Prevention is the key to staying free from serious infectious diseases, especially since the number of cases of successful eradication are quite limited compared with examples where diseases have established wherever they have spread.
A thorough “post-mortem”review should be carried out while the events of the emergency disease outbreak are still fresh in peoples’minds. This review should be led by the Responsible Officer and should include key representatives of each organization involved in the contingency plan, as well as private stakeholders directly affected by the disease outbreaks. This review should include:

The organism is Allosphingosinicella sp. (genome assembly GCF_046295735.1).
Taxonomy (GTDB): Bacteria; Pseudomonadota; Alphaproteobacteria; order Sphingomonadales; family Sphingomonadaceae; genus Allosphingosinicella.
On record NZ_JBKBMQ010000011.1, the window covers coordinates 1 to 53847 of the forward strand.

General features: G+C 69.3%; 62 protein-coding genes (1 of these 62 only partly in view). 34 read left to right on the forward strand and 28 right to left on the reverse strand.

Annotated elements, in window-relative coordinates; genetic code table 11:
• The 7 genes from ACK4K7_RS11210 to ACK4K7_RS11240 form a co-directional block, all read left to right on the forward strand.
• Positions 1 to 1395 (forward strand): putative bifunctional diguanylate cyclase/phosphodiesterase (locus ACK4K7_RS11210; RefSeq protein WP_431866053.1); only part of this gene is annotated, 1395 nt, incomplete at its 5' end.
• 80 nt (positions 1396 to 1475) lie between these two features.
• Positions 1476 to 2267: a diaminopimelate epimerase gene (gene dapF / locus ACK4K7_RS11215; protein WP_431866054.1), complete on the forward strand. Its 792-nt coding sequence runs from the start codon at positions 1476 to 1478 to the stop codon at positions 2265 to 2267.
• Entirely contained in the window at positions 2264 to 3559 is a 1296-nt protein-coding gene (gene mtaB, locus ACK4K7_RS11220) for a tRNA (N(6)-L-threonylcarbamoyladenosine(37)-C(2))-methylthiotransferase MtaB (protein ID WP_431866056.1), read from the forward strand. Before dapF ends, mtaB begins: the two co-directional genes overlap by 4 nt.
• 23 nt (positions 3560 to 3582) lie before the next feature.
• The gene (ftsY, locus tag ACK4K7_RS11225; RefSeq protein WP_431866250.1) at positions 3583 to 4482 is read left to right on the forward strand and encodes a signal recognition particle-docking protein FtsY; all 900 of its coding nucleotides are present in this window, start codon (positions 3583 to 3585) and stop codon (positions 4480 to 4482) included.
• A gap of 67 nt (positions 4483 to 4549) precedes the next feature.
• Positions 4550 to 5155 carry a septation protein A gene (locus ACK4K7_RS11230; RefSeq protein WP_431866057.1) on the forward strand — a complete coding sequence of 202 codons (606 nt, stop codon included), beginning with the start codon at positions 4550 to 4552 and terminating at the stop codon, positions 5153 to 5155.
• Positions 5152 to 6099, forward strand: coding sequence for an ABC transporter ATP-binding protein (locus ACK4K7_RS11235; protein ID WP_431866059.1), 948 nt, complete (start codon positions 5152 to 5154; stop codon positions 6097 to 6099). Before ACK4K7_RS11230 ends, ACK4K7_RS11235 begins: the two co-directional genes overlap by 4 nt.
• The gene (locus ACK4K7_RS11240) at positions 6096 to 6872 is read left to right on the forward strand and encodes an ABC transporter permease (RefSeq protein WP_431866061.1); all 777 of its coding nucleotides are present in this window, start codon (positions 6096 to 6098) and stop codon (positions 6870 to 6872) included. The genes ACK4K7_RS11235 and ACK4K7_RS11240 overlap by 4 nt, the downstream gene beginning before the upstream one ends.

Another serious risk associated with staying free following a significant disease outbreak is increasing complacency as populations recover naturally or are replaced by other commercial species. This is especially important where vulnerable populations are separated by a buffer/surveillance zone from infected populations. Vigilance is especially critical when infected populations show reduced levels of mortality or evidence of infection. Nature frequently takes care of survival through developing inherited tolerance of infection; however, this often leads to temptation to move apparently healthy stocks between sites, bays or farms, or for open-water holding and remote processing. Therein lies the risk of spread of the disease and a repeat outbreak emergency.